The COVID-19 public health emergency in Massachusetts will end on Thursday, the same day the federal government’s emergency order is set to expire. 

The end of the public health emergency will mean individuals will no longer have to wear a mask in hospitals or other health care settings.

While the emergency is ending, officials from the state Department of Public Health have said it is still important for people to understand how to protect themselves from COVID-19 in the future. 

“People should continue to look around their communities and understand how they can protect themselves in the ways that they may want to layer in prevention strategies like masks and testing,” said DPH Commissioner Robert Goldstein.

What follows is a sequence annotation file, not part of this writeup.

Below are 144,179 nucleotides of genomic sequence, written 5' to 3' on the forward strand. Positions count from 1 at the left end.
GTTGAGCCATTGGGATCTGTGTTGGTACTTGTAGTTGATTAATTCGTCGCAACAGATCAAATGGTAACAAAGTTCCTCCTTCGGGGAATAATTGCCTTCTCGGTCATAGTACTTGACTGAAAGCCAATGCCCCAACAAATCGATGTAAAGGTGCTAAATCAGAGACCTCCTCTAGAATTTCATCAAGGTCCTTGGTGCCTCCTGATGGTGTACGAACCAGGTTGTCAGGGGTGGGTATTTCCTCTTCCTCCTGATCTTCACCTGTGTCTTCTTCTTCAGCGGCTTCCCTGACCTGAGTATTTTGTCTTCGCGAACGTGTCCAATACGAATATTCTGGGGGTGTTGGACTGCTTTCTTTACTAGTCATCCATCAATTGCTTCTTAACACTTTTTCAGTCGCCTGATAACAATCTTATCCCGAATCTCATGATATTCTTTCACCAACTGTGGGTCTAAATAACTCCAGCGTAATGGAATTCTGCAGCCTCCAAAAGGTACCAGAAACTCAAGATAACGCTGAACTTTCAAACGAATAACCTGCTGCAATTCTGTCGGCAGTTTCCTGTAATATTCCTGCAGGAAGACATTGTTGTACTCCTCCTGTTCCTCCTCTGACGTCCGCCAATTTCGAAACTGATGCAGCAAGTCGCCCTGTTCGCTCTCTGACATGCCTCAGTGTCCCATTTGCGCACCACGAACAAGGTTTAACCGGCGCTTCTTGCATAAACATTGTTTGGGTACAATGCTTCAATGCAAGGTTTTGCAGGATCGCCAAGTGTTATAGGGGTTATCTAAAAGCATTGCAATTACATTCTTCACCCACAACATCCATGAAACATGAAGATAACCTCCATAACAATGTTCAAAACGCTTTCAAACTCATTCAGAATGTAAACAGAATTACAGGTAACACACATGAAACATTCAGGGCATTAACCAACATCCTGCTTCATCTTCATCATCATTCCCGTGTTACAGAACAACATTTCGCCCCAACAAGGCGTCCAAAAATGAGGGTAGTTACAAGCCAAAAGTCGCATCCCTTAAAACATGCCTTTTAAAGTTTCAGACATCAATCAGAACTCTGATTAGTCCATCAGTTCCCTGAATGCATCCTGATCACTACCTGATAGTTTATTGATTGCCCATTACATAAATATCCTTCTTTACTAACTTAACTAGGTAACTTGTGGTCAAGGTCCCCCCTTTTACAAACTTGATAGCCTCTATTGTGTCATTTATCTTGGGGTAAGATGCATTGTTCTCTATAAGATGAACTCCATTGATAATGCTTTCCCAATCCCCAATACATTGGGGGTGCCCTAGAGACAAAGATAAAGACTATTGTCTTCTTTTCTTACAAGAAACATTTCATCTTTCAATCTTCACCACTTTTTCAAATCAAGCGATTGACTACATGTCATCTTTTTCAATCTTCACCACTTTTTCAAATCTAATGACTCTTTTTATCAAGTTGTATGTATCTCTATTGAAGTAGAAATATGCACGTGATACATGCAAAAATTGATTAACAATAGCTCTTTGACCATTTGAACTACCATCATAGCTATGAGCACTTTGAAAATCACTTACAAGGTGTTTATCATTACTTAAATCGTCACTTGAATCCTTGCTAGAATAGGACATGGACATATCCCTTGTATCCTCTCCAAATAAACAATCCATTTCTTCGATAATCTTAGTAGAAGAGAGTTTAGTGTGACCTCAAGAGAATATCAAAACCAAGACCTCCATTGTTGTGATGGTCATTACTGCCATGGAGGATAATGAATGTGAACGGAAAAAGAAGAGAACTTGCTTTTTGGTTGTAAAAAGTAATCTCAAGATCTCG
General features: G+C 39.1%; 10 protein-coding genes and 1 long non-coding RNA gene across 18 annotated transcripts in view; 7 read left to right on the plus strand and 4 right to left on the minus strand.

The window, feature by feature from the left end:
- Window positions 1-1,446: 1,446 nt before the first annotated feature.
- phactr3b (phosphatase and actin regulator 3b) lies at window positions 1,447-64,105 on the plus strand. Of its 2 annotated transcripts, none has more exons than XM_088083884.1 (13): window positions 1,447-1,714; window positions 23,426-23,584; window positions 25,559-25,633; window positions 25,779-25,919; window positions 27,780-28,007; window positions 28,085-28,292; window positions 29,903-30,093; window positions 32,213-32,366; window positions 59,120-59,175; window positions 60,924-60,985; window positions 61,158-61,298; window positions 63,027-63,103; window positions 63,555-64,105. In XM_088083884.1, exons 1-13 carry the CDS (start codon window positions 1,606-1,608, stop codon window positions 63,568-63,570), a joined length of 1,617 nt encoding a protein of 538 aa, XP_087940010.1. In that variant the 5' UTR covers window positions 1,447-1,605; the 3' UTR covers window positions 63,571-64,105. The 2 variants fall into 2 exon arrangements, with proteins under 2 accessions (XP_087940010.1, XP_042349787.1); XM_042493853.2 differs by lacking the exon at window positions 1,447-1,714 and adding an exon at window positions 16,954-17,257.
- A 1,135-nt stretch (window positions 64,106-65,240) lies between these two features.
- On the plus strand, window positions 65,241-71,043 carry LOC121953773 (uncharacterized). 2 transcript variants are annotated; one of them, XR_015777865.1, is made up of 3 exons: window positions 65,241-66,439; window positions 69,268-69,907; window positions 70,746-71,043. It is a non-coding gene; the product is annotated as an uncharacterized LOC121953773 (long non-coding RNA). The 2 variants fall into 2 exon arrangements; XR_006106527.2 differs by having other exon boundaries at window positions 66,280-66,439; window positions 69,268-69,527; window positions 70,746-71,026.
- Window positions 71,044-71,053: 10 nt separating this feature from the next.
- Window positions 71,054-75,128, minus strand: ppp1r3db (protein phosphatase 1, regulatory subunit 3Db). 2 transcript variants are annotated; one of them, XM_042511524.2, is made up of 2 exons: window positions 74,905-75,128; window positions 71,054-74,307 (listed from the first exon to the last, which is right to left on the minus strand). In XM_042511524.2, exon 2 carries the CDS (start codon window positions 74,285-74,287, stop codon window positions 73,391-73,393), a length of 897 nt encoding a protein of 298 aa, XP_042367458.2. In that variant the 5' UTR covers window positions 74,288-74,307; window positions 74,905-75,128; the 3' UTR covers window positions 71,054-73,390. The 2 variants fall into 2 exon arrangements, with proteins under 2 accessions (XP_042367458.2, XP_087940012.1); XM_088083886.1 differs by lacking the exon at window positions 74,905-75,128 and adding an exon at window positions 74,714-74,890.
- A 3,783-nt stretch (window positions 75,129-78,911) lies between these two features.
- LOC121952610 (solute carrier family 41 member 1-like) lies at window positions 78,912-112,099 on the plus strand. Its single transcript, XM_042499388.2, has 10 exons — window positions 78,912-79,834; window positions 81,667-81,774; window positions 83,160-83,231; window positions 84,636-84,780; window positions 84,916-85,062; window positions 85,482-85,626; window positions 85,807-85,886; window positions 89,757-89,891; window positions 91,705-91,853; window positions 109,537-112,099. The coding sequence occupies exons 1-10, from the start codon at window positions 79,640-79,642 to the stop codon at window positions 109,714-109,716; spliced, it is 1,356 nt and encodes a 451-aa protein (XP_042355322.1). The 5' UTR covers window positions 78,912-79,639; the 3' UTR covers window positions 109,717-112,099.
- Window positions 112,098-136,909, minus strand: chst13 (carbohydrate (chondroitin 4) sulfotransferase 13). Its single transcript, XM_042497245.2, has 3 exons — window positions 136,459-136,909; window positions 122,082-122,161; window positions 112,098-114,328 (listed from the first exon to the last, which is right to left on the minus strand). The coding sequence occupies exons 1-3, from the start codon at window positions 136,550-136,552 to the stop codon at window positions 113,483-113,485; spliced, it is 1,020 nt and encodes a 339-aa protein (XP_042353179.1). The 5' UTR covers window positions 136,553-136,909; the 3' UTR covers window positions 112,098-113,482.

Gov. Maura Healey announced in March that she would lift the state’s modified public health emergency on May 11 to match the day the federal emergency ends. 

Massachusetts has been operating under the public health emergency status since 2021, when a previous COVID-19 state of emergency ended, as reported by the State House News Service. 

Speaking this week, officials said the cost of COVID-19 vaccines will still fall to the federal government, adding that no one should be limited in their access to vaccines. 

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